Does a dislike for loud noise—even a hatred for it—always have to mean that you have hyperacusis or an abnormal sensitivity to sound?
What if someone hates loudness because they are very vigilant about preventing hearing loss?
To say that they necessarily have hyperacusis is akin to saying that a person who always wears sunscreen is ultra-sensitive to the sun’s rays.
NO. How about that person simply wants to prevent skin cancer?
Hearing Health Conscious vs. Hyperacusis
“Hyperacusis is a nonspecific term, defined in assorted and sometimes confusing ways,” says Bryan Pollard, president of the nonprofit Hyperacusis Research, which funds scientific research into noise-induced pain.
Pollard explains that hyperacusis can be described as follows:
• “Sound sensitivity”
• “Decreased sound tolerance”
• “Heightened awareness of sounds”
• “Discomfort for sounds that would be acceptable to most normally-hearing people”
• “Noise-induced pain” and more.
Let’s take “heightened awareness of sounds.” Wouldn’t this be more likely a sign of keen hearing rather than some abnormal sensation?
If you can hear a wall clock ticking and someone beside you can’t, does that mean you have some kind of overly sensitive hearing issue?
Or maybe the person next to you has dulled hearing from attending night clubs too often without ear plugs!
Imagine someone with eyesight way better than 20/20 – as in, 20/5. You might say that they have a “heightened awareness of sights.”
For example, they can make out a bird on a lamp post far away, while those with 20/20 vision might just barely see a bump and not know what it is.
Does this mean that the person with 20/5 vision has a problem with perceiving scenery?
Pollard continues, “Hyperacusis is a symptom, often resulting from noise overexposure or a head injury. It can be caused by ototoxic drugs or some diseases such as Lyme disease.
“It is also a condition unto itself, which presents along a continuum of severity, from mildly annoying to life-ruining. Hyperacusis vs. Hating Loud Noise
“Hyperacusis patients generally perceive sounds as louder than normal. As severity increases, noise becomes pain. It’s a burning pain, along with additional jabbing or stabbing pain upon noise exposure.
“The intensity of the pain differs with the sound’s volume, duration and frequency. For many, a single new noise exposure can produce pain that remains for hours, days or indefinitely.”
Hating Loud Noise Not the Same As Feeling Pain from Normal Volume or Stabbing Pain from Louder Noise.
For example, a person might detest the sounds of a preschooler screaming and shrieking – not because it causes physical pain or a jabbing feeling in the ear, but because that person knows that such piercing shrill noise can damage the nerve cells in the inner ear.
Thus, being caught off guard to the subjection of such noise would be very aggravating to this individual.
Another good analogy is the inhalation of secondhand smoke. The actual smell of cigarette smoke might be perceived as tolerable by a very health-conscious individual.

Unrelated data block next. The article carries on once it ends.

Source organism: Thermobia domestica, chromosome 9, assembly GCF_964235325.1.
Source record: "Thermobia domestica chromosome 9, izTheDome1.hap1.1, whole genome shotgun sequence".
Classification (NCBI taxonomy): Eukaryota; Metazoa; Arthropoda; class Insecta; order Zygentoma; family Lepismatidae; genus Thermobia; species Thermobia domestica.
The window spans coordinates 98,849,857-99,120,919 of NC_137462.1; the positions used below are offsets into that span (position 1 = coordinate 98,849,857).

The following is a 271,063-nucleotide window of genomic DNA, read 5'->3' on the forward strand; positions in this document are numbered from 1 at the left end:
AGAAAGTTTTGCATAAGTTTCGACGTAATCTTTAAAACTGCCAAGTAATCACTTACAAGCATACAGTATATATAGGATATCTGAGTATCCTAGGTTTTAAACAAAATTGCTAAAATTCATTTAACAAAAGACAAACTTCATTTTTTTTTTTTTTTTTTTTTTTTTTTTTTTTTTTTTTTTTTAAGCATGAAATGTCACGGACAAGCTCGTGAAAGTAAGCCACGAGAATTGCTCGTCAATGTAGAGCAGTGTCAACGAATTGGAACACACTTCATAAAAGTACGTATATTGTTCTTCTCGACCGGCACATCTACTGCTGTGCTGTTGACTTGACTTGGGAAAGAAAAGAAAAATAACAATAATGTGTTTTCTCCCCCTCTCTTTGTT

Yet at the same time, if that person is forced to inhale secondhand smoke due to proximity, it can be a very unpleasant experience – simply because that person is aware of the dangers of secondhand smoke. This doesn’t mean they are hypersensitive to the smoke!
Bryan continues, “Out in the regular world, complaints about loud noise aren’t uncommon. One example: Wedding music is unpleasantly loud.
“Another: The clinking from emptying the dishwasher is irritating. Or a passing siren is so loud you stick your fingers in your ears.
“When the noise goes away, all is back to normal. This kind of mild sensitivity doesn’t rise to the level of hyperacusis, where ordinary noise or surprise noise causes such lingering discomfort and pain that the condition interferes with normal life. There is almost no place on earth without auditory risk.
“The difference is comparable to other dislikes. Someone may dislike coconut, but if they mistakenly eat coconut, they don’t suffer for weeks.
“Someone else may have an allergy to peanuts, however, and exposure to peanut dust gives them a serious anaphylactic reaction, far beyond what normal people experience and in some cases life-threatening.
“Prevention is currently the only solution for hyperacusis and other noise-induced hearing disorders, including hearing loss and tinnitus, or ringing in the ears.
“Ears don’t behave like other body parts, and damage builds up unnoticed. The best advice is to avoid loud noise or use ear protection. If it seems too loud, it IS too loud.”
One of the aforementioned descriptors of hyperacusis is “discomfort for sounds that would be acceptable to most normally-hearing people.”
This is an example of how the definition of hyperacusis has been so broadened, that those who are simply hearing health conscious are often labeled as having “ultra-sensitive” ears or some kind of problem with their hearing.
If loud noise is acceptable to an allegedly normal-hearing person, maybe the explanation is that the tolerant person has enough hearing loss to blunt the loudness of the noise that the hearing health conscious individual is “ultra-sensitive” to!
For those wanting to prevent as much hearing loss as possible, your best bet is custom made ear plugs.
• Wear them everywhere in public, because you just never know when there will be an unexpected loud sound (screaming baby/toddler, dropped glass/china, slamming door, car horn, tire screech).
• Loosen them up if you can’t quite make out what someone is saying to you. Otherwise, keep them in good.
• After all, do you really need your ear canals fully open just to shop at the store or work out at a gym?